What is Lucas reagent 1


The Lucas sample (also Lucas test) is a detection reaction in organic chemistry to differentiate between primary, secondary and tertiary alcohols. Depending on the position of the hydroxyl group in the alcohol molecule, alcohols react with nucleophilic substitution at different speeds or not at all. Since the alcohol is completely in the added Lucas reagent must solve, the test is limited to alcohols with fewer than six carbon atoms[1].

Table of Contents

The reagent

The Lucas reagent - named after Howard J. Lucas - is a solution of zinc chloride in concentrated hydrochloric acid; The hydrochloric acid is a reactive component and zinc chloride serves as a catalyst. This mixture was already before the publication of his test by Norris and Taylor[2] has been used for other purposes, as Lucas himself writes[3].


To carry out the Lucas test, a few drops of the alcohol to be tested are placed in the Lucas reagent and shaken. The test is positive if a milky-cloudy liquid forms. This happens at different speeds, depending on the position of the hydroxyl group:

  • Primary alcohols: reaction only when the sample is heated[1]
Examples: ethanol or 1-propanol
  • Secondary alcohols: reaction within a short time (about five minutes)
Examples: 2-propanol or 2-butanol
  • Tertiary alcohols: instantaneous reaction
Example: 2-methyl-2-propanol.

The reaction time is longer, the smaller the ratio of reagent to alcohol and the lower the temperature.


Low molecular weight alcohols dissolve very well in water and also in the Lucas reagent. Depending on the position of the hydroxyl group, the alcohols react with the reagent by substituting the OH group with a chlorine atom. The inert primary alcohols do not react noticeably and the solution remains clear. Secondary alcohols react in a few minutes, and the resulting chlorinated hydrocarbon initially clouds the solution and then separates out as a water-insoluble phase. The much more reactive tertiary alcohols instantly show turbidity and phase separation:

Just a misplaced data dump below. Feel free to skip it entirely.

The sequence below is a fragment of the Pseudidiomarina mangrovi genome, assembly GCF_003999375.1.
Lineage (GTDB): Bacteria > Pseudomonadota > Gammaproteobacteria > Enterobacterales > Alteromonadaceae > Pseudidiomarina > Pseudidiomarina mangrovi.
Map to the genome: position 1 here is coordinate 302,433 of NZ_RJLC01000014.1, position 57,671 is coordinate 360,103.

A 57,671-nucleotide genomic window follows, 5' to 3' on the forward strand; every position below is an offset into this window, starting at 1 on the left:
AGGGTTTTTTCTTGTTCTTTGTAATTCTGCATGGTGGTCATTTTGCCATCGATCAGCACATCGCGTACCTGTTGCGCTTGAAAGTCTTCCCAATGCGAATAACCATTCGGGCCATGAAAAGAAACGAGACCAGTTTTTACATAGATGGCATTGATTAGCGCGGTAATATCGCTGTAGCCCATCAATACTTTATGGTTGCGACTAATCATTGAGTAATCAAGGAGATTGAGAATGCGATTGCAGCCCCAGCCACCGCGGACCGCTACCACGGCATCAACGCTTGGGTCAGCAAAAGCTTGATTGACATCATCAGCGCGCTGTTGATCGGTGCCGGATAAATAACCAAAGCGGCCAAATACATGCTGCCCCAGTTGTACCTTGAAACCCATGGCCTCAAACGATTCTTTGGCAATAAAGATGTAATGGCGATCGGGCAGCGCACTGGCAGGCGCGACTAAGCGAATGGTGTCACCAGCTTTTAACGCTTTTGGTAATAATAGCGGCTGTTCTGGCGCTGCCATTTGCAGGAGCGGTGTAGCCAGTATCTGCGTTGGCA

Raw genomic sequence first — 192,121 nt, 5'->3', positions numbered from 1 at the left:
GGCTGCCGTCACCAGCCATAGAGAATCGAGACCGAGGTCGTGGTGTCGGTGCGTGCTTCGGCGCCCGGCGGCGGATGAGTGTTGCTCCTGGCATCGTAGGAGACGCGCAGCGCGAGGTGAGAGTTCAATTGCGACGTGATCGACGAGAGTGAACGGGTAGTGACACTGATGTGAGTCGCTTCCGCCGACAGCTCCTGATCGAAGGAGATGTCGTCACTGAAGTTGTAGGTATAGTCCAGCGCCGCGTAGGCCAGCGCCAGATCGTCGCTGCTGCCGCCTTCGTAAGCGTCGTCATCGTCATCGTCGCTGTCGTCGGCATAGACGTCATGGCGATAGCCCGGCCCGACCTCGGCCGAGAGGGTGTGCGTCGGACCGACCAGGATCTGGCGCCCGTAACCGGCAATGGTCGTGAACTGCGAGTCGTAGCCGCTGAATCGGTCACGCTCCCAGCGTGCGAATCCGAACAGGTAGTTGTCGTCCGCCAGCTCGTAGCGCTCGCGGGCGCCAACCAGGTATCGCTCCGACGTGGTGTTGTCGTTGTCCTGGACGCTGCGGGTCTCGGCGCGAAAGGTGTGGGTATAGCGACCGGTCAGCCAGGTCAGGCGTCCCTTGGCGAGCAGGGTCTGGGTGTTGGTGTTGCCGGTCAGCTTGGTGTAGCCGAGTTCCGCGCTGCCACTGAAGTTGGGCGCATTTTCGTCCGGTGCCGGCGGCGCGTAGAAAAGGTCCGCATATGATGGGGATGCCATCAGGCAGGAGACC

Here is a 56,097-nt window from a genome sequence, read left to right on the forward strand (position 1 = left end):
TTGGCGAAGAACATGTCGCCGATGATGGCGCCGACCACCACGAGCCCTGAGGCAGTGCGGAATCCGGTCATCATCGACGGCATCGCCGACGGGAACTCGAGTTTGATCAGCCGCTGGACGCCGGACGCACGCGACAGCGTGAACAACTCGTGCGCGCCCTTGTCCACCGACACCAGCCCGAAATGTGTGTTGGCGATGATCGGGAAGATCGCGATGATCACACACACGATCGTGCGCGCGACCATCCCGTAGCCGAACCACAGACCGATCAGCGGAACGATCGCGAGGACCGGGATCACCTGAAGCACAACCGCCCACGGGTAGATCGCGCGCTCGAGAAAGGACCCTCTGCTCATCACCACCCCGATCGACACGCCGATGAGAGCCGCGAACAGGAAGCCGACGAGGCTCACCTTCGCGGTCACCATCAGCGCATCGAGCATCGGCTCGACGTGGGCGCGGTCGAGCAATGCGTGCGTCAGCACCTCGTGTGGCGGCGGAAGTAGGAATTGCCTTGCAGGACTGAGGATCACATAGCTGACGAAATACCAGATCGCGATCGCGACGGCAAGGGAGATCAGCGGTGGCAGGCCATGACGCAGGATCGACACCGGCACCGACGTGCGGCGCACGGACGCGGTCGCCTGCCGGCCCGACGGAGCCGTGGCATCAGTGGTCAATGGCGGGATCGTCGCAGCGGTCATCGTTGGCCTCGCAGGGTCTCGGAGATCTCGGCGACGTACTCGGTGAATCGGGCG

An exception is allyl alcohol, in which the reaction - like the tertiary alcohols - occurs immediately. In addition, the resulting allyl chloride is im Lucas reagent soluble, so that the necessary cloudiness does not occur.

Phenols give a negative result because neither an SN2 reaction - this requires a nucleophilic attack from the back, i.e. from the inside of the ring - still SN1 reaction - a phenyl cation is not formed under these conditions - is possible.

Individual evidence

  1. abPaula Y. Bruice and Thomas Lazar, Organic chemistry (2007), p. 502 ISBN 978-3-8273-7190-4
  2. ↑ Norris and Taylor, J. Am. Chem. Soc46, 753 (1924)
  3. ↑ H.J. Lucas,J. Am. Chem. Soc52, 802 (1930)


Categories:Detection reaction | Name reaction

Status of information: 11/23/2020 6:25:42 AM CET

Source: Wikipedia (authors [version history]) License: CC-BY-SA-3.0

Changes: All images and most of the design elements associated with them have been removed. Some of the icons have been replaced by FontAwesome icons. Some templates have been removed (such as "Article worth reading", "Excellent article") or rewritten. Most of the CSS classes have been removed or standardized.
Wikipedia-specific links that do not lead to articles or categories (such as "Redlink", "Edit links", "Portal links") have been removed. All external links have an additional FontAwesome icon. In addition to other small design adjustments, media containers, maps, navigation boxes, spoken versions and geo-microformats have been removed.

Important NOTE Since the given content was automatically taken over from Wikipedia at the specified time, manual checking was and is not possible. LinkFang.org therefore does not guarantee the correctness and topicality of the content taken over. If the information is now incorrect or there are errors in the presentation, we ask you to contact us by: E-Mail.
Also note:Imprint & privacy policy.